Aussie pokie manufacturer Aristocrat has been offered an ultimatum by a major Russian hacking outfit that’s reportedly capable of stripping machines of $315,000-a-week.

Aristocrat Russian hacker.

A Russian hacker claims to have made millions by exploiting coding flaws in pokies made by the likes of Aristocrat. (Image: bleepingcomputer.com)

According to a recent article by Wired, a hacker has been using his knowledge of coding to mastermind an international attack on vulnerable pokies.

Speaking directly to the hacker, known only as Alex, Wired’s Brendan I. Koerner learned that he employed a team of computer experts to uncover flaws in slots around the world.

A Complex Process with a Simple Strategy

Outlining the process, Alex explained that members of his team record live pokies in action and send the video back to a base in Russia. Analysts then review the video to determine when a cycle in is likely to occur.

The analysts then convert this into “timing data” which they then send to the agent’s phones via a specially designed app. Once the player’s app has received the timing information, it will vibrate the phone a split second before the spin button has to be pressed.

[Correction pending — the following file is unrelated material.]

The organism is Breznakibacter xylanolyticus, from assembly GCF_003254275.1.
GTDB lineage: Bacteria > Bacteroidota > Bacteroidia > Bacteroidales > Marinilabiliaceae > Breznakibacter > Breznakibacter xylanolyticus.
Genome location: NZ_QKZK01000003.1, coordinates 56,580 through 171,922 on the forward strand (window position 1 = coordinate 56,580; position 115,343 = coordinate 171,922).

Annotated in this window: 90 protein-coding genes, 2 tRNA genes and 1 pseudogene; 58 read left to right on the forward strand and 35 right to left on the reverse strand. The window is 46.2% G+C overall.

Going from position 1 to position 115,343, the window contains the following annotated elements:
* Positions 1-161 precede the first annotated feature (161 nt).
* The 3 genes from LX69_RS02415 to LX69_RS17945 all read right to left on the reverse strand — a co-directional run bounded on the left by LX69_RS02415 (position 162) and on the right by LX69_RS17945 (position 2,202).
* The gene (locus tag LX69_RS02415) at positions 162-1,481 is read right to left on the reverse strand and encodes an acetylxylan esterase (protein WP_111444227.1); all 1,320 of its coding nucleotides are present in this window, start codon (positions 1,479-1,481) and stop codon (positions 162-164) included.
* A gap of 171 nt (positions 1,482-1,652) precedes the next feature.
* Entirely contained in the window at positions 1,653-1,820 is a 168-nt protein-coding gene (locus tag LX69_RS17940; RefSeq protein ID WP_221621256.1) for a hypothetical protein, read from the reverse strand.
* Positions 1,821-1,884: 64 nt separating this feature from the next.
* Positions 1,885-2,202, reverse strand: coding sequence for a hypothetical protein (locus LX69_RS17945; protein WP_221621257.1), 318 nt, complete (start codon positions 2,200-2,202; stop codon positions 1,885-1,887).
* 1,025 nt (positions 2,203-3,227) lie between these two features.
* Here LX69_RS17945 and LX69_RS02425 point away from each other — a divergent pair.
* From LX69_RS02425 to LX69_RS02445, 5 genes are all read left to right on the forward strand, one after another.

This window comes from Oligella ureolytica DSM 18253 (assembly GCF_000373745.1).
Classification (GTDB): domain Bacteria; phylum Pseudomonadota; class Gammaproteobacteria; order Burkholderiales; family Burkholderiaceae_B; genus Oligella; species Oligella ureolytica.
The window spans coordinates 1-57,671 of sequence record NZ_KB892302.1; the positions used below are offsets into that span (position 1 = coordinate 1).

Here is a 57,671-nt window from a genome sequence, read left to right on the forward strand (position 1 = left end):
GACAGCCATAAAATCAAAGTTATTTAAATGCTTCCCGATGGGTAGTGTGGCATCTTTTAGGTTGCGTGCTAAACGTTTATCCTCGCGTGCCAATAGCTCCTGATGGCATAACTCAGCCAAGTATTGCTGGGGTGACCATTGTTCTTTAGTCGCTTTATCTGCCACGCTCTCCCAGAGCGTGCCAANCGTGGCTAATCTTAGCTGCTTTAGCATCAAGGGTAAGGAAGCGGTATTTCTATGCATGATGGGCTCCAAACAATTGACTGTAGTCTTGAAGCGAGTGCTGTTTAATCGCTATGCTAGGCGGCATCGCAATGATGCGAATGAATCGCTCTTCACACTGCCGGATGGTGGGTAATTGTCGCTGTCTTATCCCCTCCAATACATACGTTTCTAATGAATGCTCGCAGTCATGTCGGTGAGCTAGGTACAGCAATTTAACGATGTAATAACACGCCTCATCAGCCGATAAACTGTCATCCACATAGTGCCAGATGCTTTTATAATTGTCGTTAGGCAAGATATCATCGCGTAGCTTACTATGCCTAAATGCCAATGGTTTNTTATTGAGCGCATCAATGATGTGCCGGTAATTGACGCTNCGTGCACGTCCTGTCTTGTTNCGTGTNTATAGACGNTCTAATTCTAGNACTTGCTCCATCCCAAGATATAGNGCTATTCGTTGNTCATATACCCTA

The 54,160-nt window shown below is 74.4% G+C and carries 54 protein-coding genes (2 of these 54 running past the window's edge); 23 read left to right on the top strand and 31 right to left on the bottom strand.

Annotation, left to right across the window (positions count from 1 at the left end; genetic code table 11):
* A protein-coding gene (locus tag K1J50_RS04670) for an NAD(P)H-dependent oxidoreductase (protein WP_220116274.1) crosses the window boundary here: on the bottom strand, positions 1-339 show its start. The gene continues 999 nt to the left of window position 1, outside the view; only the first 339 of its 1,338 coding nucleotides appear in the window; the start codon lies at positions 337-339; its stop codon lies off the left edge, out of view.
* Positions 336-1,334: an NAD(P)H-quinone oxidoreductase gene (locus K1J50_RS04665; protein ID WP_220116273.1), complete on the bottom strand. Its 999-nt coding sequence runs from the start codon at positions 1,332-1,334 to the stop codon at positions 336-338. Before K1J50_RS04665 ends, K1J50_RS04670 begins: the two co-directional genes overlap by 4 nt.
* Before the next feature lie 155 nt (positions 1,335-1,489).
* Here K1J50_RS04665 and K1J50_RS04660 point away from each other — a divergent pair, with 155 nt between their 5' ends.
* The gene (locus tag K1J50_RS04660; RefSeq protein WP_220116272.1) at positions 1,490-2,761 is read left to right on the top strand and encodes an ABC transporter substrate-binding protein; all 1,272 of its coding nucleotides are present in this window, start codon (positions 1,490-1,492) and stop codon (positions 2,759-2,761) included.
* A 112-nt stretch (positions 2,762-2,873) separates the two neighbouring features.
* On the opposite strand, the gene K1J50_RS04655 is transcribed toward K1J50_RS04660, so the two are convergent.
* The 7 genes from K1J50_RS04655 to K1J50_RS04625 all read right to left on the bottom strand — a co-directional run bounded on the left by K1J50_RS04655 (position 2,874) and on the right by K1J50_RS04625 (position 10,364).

With the correct timing, players are able to catch the pokie as it’s entering a win cycle and receive a return on their investment. Alex claims that his system isn’t illegal because he’s not hacking the machines.

Instead, what he says he’s doing is using his knowledge of odds, mathematics and computer software to exploit flawed pseudo random number generators (PRNGs).

Not So Random Results Make Pokies Vulnerable

Behind every live and online pokie is a piece of software known as a PRNG. The PRNG generates sequences of numbers that determine the outcome of a spin and, moreover, control the payout percentage of a pokie.

Most pokies have a payout percentage somewhere around the 90 percent mark. Alex claims that his system is able to exploit machines where the PRNG has coding flaws that make it more predictable.

Although there is some suggestion in the article that it may be an elaborate ploy by the Russian in order to dupe pokie operators, Aristocrat did confirm that it had been the subject of an extortion attempt.

When question about the allegations in the Wired article, the gaming company told Business Daily that a hacker had demanded $10 million in return for information about its RNG vulnerabilities.

If the claims made by Alex are true, it could force pokie manufacturers to completely rethink the way they code their games. Indeed, there is a suggestion by Wired that Aristocrat may have based the code for one of its PRNG on a 36-year-old piece of software that now freely available to coders.

While that may not be the case, there is clearly a scope for a review of how operators and regulators in Australia hand technology in today’s market.

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